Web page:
Travel Theme: Dry

This is my 35th Day of my 365 Project.

This is also my answer to Ailsa of Where’s My Backpack’s challenge for the week: Dry.

I was thinking it would be a difficult assignment when we are just on the second month of Winter. And while going around the house, I noticed we have some dried flowers that has seen better days many years ago. So then I remember, my friend has some dried Chinese ingredients which her step-daughter, Tess, brought from HongKong about three years ago.

She used the dried ingredients in some mouth-watering Chinese soups but Viv could not remember how she prepared it. We all knew these exotic ingredients were used. I meant to send her a note in Facebook to find out, otherwise they will never be used again.

Can someone out there identify them?

I am familiar with the fungi because we have learned to use them in Filipino cooking.

Drying is the way Asians preserved their food supplies in the past for lack of refrigeration, especially in countries where there are no cold season and therefore always hot and humid.

Using dry ingredients are fairly common in Asia. Westerners might not find them to their liking because of their pungent smell and it takes some getting used to them. But once you get past the smell, you will learn to appreciate the unique flavor they add to a dish.

In fact I will share with you some Filipino staples which you may find in a Filipino pantry.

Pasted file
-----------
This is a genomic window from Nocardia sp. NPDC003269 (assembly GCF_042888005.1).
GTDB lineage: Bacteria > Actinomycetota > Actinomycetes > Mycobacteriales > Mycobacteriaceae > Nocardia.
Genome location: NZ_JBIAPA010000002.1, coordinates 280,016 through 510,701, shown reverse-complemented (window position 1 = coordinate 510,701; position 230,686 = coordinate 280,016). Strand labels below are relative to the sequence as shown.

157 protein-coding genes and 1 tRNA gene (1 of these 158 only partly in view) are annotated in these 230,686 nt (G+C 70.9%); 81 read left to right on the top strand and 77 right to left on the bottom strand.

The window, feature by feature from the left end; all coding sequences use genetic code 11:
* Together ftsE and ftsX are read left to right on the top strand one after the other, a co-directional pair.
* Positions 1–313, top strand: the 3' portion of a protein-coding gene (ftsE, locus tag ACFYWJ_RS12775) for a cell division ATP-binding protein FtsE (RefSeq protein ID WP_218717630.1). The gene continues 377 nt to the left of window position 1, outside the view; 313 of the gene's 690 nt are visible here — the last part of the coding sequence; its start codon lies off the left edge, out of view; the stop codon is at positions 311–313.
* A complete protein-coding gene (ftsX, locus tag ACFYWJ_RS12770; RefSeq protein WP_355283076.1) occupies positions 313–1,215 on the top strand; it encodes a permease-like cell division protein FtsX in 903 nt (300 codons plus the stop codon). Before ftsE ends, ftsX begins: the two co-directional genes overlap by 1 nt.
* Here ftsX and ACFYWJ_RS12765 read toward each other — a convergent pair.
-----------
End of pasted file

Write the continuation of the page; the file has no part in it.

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8 Responses to Travel Theme: Dry

  1. Amy says:

    I had some of these in mind, too… 🙂 Great choices!

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  2. bebs1 says:

    Thanks Amy. Do you keep dried food items too?

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  3. viveka says:

    Wow, what a great view on the challenge subject … dried food. Excellent – and great job with your everyday project too. In the very old days .. most food was dried .. even meat.

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  4. How interesting. Can’t say I recognise any of them. dried tomatoes and mushrooms, dates and figs, cranberries, apricots, raisins, sultanas and currants are what we are familiar with. Apart from that we don’t tend to use many dried ingredients.

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  5. bebs1 says:

    Dorothy, you should see the dried food items in Asia. Truly exotic and different, even for me who’s Asian.

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  6. bebs1 says:

    Thanks Viveka. I am taking a break from Winter scenes, they are getting to be too much. You must learn those things from culinary school. Hey, weren’t you a chef in HongKong at one point?

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  7. viveka says:

    No, not in Hong Kong … I was working on a cruise liner that had Hong Kong as home port while we did China cruises.
    No I have never gone to culinary school, I did my training at restaurants.

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  8. Pingback: 365 Project: Day 37 – Beef tapa | Taking a Deep Breath

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